social_media_conversationB2B sales today call for a strong back-and-forth between brand and customer to fully nurture a lead or create a long-term relationship.

Don’t believe me? Ready…set…stats!

  • 50% of leads are qualified but not ready to buy (Gleanster Research)
  • Only 25% of leads are high-quality and should advance to sales (Gleanster Research)
  • Companies with lead nurturing strategies generate 50% more sales-ready leads at 33% lower costs (Forrester Research)

To launch a lead nurturing campaign that will drive more sales, consider approaching prospects as you would a stranger and engage in a discussion rather than a series of sales pitches. Here are some steps to follow when discussing products or services, rather than selling them:

Don’t Be Afraid to Scare Them

After introducing the company and its mission to a prospective buyer, ask some open-ended questions to make him or her consider how new solutions could improve current operations. Within a content marketing strategy, this would require messages to do more than lay out a company’s basics like a presentation. It would call for marketing communications to instill a sense of urgency or fear in the customer.

For example, if your company offers marketing automation solutions, your campaigns will outline the many uses and benefits of the technology. What the content should be sure to include is the potential negative impact of NOT using marketing automation solutions, such as: inaccurate campaign reporting, inconsistent messaging, or missed leads. When buyers realize the error of their ways, they will feel compelled to avoid costly oversight and discuss solutions to get back on track.

Identify Needs

Once fear has been appropriately instilled, the customer will start to research what options are available. Sales and marketing teams should be at the ready to field these phone calls, emails, and other interactions swiftly and efficiently. To put the customer at ease and let them know you have the right solutions, marketing and sales should first discover the buyer’s specific needs or concerns. This means more listening and less pitching.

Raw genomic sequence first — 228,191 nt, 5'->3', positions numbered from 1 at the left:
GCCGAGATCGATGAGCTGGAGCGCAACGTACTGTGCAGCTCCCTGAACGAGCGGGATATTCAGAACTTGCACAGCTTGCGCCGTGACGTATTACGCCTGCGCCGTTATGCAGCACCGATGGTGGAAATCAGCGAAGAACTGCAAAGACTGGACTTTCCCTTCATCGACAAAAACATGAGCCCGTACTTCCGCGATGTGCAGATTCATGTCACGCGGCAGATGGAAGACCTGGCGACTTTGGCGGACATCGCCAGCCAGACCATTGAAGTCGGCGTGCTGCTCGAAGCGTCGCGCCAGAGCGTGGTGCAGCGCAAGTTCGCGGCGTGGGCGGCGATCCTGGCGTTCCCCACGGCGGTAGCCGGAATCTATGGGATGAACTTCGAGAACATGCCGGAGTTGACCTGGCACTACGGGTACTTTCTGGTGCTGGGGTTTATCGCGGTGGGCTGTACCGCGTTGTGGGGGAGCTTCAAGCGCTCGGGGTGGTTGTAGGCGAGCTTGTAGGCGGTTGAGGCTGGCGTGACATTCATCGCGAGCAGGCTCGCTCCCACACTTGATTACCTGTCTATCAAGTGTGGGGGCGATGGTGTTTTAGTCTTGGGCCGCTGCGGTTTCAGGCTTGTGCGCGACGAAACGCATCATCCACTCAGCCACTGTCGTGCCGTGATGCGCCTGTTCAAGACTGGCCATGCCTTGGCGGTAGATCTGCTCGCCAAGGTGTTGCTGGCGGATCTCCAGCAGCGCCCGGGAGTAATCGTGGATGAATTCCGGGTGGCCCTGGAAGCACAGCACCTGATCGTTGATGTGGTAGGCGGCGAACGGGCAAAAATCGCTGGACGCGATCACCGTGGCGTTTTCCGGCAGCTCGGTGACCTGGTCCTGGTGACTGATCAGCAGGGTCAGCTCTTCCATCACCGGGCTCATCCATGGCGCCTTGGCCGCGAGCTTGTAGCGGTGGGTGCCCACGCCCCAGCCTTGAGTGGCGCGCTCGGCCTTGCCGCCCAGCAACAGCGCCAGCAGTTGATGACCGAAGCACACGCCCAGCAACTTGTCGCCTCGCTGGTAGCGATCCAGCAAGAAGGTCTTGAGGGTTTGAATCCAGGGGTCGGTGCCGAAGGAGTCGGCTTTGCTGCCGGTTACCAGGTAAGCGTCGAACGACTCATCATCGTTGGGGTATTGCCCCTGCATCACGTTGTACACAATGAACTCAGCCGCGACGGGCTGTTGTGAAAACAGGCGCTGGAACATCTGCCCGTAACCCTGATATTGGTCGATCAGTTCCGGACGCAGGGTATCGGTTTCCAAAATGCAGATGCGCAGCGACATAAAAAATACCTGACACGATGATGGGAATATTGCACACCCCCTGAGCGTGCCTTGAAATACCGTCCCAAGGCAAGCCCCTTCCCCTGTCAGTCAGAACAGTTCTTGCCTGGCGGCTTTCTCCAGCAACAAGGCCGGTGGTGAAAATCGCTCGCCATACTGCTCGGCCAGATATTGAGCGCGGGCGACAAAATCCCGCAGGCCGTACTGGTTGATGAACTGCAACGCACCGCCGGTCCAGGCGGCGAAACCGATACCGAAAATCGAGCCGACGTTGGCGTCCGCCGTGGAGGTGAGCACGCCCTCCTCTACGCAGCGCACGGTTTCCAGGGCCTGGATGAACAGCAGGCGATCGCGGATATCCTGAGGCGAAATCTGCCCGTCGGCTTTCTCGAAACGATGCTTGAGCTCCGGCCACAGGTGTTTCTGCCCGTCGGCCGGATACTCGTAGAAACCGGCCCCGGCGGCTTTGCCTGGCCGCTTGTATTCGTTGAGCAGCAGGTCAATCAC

Don’t think of the initial encounter with the buyer as the first and last chance to sell them on a product or service. Rather, think of it as a first date. Get to know one another, hash out the fears and expectations, and ask enough questions to make the customer feel the experience is customized. The more details you obtain initially, the easier it will be to exceed expectations later in the sales conversation.

Follow a Train of Thought

If a buyer starts to browse a company’s website or social media content and is interested in engaging in a dialogue, be sure to track what messages prompted the interaction. For example, a phone call can be traced back to a display ad, direct marketing piece, or other source with call tracking technology, while Google Analytics identifies visitor behavior on websites. When you know where a lead is coming from before a conversation is started, sales and marketing can discuss appropriate needs and solutions based on demonstrated interests.

Tracking technology should be placed on all marketing initiatives to provide a more detailed look at the customer experience and relationship when the data is stored in a CRM. Marketing and sales can access a customer profile in the CRM to see what messaging they have been exposed to and what they sought out on their own. This will guide teams on how best to nurture the lead with consistent messaging and appropriate follow-ups.

After a customer downloads an e-book or participates in a webinar, marketing and sales should make themselves available to answer any questions or guide customers to specific blog posts, research reports, or other content that is most relevant to his or her needs. Sales and marketing must place themselves in the shoes of the buyer and predict their train of thought throughout the sales cycle to pre-emptively provide the best information at the appropriate times.

Provide Advice

No matter how hard you fight it, there will always be customers who are interested in the product or service, but may not fit into the ideal buyer mold. Rather than focus energies on a sale in the short-term that will not build a trusting relationship, fully nurture a lead and provide unbiased guidance centered on what is in the best interest of the buyer.

If a customer acknowledges your company as a trusted advisor and not working to sneak in an unnecessary upsell, they will be more likely to return in the future for other purchases and refer the brand to their customers or partners. Just as you wouldn’t give your friend or coworker bad advice just because it is convenient for you, so too marketing and sales should have honest conversations with buyers to ensure the outcome is win-win!

To learn more about how marketing analytics can enhance a conversation with customers, download our “Google Universal Analytics & Call Tracking” webinar.

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